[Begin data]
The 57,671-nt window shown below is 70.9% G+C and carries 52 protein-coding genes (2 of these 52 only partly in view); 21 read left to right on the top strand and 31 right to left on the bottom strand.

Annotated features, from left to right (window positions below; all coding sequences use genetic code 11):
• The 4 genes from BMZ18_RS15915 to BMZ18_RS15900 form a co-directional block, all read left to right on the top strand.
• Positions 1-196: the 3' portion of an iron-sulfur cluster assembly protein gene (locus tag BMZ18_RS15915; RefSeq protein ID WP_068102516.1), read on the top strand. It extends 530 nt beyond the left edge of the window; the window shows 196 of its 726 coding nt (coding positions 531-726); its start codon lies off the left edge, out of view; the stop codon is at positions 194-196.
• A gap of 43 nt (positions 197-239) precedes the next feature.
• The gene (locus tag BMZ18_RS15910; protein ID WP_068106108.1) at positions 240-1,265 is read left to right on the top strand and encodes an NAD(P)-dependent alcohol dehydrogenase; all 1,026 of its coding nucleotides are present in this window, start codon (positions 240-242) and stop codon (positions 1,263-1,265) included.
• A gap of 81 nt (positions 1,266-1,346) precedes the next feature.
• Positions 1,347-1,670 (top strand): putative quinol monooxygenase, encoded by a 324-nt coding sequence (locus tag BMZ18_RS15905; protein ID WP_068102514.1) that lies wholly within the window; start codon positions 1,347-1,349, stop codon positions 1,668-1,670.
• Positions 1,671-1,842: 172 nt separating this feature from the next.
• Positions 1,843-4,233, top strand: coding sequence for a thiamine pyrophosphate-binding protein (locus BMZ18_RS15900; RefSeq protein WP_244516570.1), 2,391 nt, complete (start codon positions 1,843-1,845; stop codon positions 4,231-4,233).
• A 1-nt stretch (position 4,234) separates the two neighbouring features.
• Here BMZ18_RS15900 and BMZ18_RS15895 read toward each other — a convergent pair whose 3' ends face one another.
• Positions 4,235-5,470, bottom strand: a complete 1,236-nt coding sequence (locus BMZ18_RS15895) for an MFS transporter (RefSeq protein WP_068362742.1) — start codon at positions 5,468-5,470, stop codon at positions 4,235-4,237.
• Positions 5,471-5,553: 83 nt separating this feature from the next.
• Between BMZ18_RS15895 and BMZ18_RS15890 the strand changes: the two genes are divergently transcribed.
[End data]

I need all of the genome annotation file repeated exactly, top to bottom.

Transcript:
The 57,671-nt window shown below is 70.9% G+C and carries 52 protein-coding genes (2 of these 52 only partly in view); 21 read left to right on the top strand and 31 right to left on the bottom strand.

Annotated features, from left to right (window positions below; all coding sequences use genetic code 11):
• The 4 genes from BMZ18_RS15915 to BMZ18_RS15900 form a co-directional block, all read left to right on the top strand.
• Positions 1-196: the 3' portion of an iron-sulfur cluster assembly protein gene (locus tag BMZ18_RS15915; RefSeq protein ID WP_068102516.1), read on the top strand. It extends 530 nt beyond the left edge of the window; the window shows 196 of its 726 coding nt (coding positions 531-726); its start codon lies off the left edge, out of view; the stop codon is at positions 194-196.
• A gap of 43 nt (positions 197-239) precedes the next feature.
• The gene (locus tag BMZ18_RS15910; protein ID WP_068106108.1) at positions 240-1,265 is read left to right on the top strand and encodes an NAD(P)-dependent alcohol dehydrogenase; all 1,026 of its coding nucleotides are present in this window, start codon (positions 240-242) and stop codon (positions 1,263-1,265) included.
• A gap of 81 nt (positions 1,266-1,346) precedes the next feature.
• Positions 1,347-1,670 (top strand): putative quinol monooxygenase, encoded by a 324-nt coding sequence (locus tag BMZ18_RS15905; protein ID WP_068102514.1) that lies wholly within the window; start codon positions 1,347-1,349, stop codon positions 1,668-1,670.
• Positions 1,671-1,842: 172 nt separating this feature from the next.
• Positions 1,843-4,233, top strand: coding sequence for a thiamine pyrophosphate-binding protein (locus BMZ18_RS15900; RefSeq protein WP_244516570.1), 2,391 nt, complete (start codon positions 1,843-1,845; stop codon positions 4,231-4,233).
• A 1-nt stretch (position 4,234) separates the two neighbouring features.
• Here BMZ18_RS15900 and BMZ18_RS15895 read toward each other — a convergent pair whose 3' ends face one another.
• Positions 4,235-5,470, bottom strand: a complete 1,236-nt coding sequence (locus BMZ18_RS15895) for an MFS transporter (RefSeq protein WP_068362742.1) — start codon at positions 5,468-5,470, stop codon at positions 4,235-4,237.
• Positions 5,471-5,553: 83 nt separating this feature from the next.
• Between BMZ18_RS15895 and BMZ18_RS15890 the strand changes: the two genes are divergently transcribed.